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Originally published October 2, 2012 at 8:57 PM | Page modified October 2, 2012 at 11:08 PM

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Fiery exchanges in debate between Inslee, McKenna

Republican Rob McKenna and Democrat Jay Inslee accused each other of wanting to raise taxes during the third debate of their race for governor.

Seattle Times political reporter

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YAKIMA — Republican Rob McKenna and Democrat Jay Inslee accused one another of dishonesty about plans to raise taxes in a testy gubernatorial debate Tuesday night.

McKenna, the two-term attorney general, criticized Inslee for opposing a requirement that two-thirds of the Legislature approve any tax increases — a measure repeatedly endorsed by state voters.

"Why would Congressman Inslee and his allies in Olympia want to make it easier to raise taxes?" said McKenna, who also brought up Inslee's record in the state Legislature as evidence he plans to support raising taxes if elected.

Inslee, the former congressman from Bainbridge Island, said he thinks the two-thirds requirement is unfair, but added he is not proposing tax increases and that he would rely on job growth to bring more revenue to the state.

Inslee sought to turn the tables on the tax issue by doubling down on a new line of attack he has mounted on McKenna in recent television ads that accuse the Republican of favoring a property-tax increase on hundreds of thousands of Washingtonians.

That was a reference to a complex property-tax swap proposal that has been circulated by Democrats and Republicans in Olympia as a possible way to boost state funding of public schools.

McKenna has included the idea in his school-funding proposals.

The tax swap, as outlined by legislators including Rep. Ross Hunter, D-Medina, the House budget chairman, would raise the state property-tax levy for schools while lowering local levies.

The Hunter version of the tax swap, as well as an earlier one proposed by Republicans, would cause property taxes in some rural and property-poor districts to fall, while increasing the amounts paid in some richer districts.

Proponents say that would help deal with a state Supreme Court decision that found the state is failing in its constitutional duty to fund basic public education.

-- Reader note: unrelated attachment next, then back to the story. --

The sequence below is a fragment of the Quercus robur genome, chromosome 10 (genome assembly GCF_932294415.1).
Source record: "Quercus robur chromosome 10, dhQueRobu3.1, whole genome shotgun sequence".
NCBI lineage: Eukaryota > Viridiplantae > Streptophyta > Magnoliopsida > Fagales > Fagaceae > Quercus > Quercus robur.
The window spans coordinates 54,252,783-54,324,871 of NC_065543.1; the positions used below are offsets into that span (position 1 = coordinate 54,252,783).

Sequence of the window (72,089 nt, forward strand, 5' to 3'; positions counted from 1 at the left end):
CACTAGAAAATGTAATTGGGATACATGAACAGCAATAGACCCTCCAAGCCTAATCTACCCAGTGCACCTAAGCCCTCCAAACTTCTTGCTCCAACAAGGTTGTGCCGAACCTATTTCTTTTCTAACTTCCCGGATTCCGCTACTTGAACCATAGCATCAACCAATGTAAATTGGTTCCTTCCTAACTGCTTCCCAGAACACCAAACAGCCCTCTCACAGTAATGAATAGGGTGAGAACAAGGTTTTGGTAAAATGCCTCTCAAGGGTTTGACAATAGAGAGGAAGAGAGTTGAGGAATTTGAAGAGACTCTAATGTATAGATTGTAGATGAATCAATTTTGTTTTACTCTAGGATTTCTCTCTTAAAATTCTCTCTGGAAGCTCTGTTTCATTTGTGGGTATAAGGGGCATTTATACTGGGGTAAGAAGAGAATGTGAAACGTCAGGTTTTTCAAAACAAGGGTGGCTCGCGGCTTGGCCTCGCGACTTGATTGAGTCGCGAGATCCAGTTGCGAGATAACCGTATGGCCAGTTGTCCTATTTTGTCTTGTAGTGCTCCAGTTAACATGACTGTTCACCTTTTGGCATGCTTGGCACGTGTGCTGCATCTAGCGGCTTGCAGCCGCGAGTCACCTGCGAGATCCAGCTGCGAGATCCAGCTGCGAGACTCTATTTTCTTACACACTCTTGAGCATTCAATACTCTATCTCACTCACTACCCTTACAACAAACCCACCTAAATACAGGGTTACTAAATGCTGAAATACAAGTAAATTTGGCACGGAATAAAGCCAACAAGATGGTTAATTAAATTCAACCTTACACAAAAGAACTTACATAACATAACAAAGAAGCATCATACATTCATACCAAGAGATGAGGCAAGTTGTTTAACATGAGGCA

On a statewide basis, the swap would not bring in additional money for public schools in the short term, but would change where the money is coming from.

"This is a gimmick that doesn't help us move forward," Inslee said.

An exasperated McKenna said while the tax swap is "not my proposal," it is something the state Supreme Court was "effectively requiring" as lawmakers look to address the school-funding issue.

He accused Inslee of stoking fears about the property-tax plan while failing to offer school-funding specifics of his own.

The debate, held before a crowd of hundreds at the Yakima Convention Center, was the third between the gubernatorial candidates. It was sponsored by the Yakima Herald-Republic, the Association of Washington State Hispanic Chambers of Commerce, KCTS 9 and KYVE.

The beginning of the event was marred by a malfunction with McKenna's microphone that obscured an opening statement he offered in Spanish — a gesture to the large Hispanic community in Central Washington.

McKenna's statement, as translated by his campaign said it had been "my privilege" to work with Latino community leaders as attorney general and that he looked forward to continuing that as governor.

Inslee did not attempt a Spanish introduction, but hearkened back to his years living in the Yakima area, where he'd raised hay, worked as an attorney and got his start in politics as a state legislator.

Throughout the debate, Inslee sought to remind the audience of McKenna's ties to the national Republican Party, while McKenna shot back with references to Inslee's long tenure in Washington, D.C.

When asked about what to do about a shortage of agricultural workers that had led asparagus crops in the area to go unpicked, Inslee attacked the national GOP for playing politics.

"The sad fact is one of the parties has tried to use immigration and fear of immigration as a wedge issue," Inslee said, saying he favored immigration reform.

McKenna said if Inslee cared so much he should have remained in Congress "instead of quitting." He agreed that there needs to be immigration reform to supply agricultural workers, as well as skilled workers for tech companies like Microsoft.

But McKenna called Inslee's efforts to nationalize the race "transparent and quite funny, actually."

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